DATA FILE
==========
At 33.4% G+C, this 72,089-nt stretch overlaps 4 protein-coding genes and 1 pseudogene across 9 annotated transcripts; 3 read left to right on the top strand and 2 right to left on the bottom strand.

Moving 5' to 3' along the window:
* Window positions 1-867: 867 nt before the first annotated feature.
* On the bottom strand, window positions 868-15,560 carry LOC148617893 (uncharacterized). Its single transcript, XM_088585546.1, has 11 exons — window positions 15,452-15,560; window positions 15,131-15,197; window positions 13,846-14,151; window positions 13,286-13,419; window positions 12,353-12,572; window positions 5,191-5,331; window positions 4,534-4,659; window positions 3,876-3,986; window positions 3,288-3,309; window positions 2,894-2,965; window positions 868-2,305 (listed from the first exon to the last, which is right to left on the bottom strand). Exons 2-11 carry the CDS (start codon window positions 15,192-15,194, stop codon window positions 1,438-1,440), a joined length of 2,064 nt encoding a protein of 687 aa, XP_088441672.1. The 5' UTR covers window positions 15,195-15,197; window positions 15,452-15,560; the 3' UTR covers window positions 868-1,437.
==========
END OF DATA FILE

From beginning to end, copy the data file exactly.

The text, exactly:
At 33.4% G+C, this 72,089-nt stretch overlaps 4 protein-coding genes and 1 pseudogene across 9 annotated transcripts; 3 read left to right on the top strand and 2 right to left on the bottom strand.

Moving 5' to 3' along the window:
* Window positions 1-867: 867 nt before the first annotated feature.
* On the bottom strand, window positions 868-15,560 carry LOC148617893 (uncharacterized). Its single transcript, XM_088585546.1, has 11 exons — window positions 15,452-15,560; window positions 15,131-15,197; window positions 13,846-14,151; window positions 13,286-13,419; window positions 12,353-12,572; window positions 5,191-5,331; window positions 4,534-4,659; window positions 3,876-3,986; window positions 3,288-3,309; window positions 2,894-2,965; window positions 868-2,305 (listed from the first exon to the last, which is right to left on the bottom strand). Exons 2-11 carry the CDS (start codon window positions 15,192-15,194, stop codon window positions 1,438-1,440), a joined length of 2,064 nt encoding a protein of 687 aa, XP_088441672.1. The 5' UTR covers window positions 15,195-15,197; window positions 15,452-15,560; the 3' UTR covers window positions 868-1,437.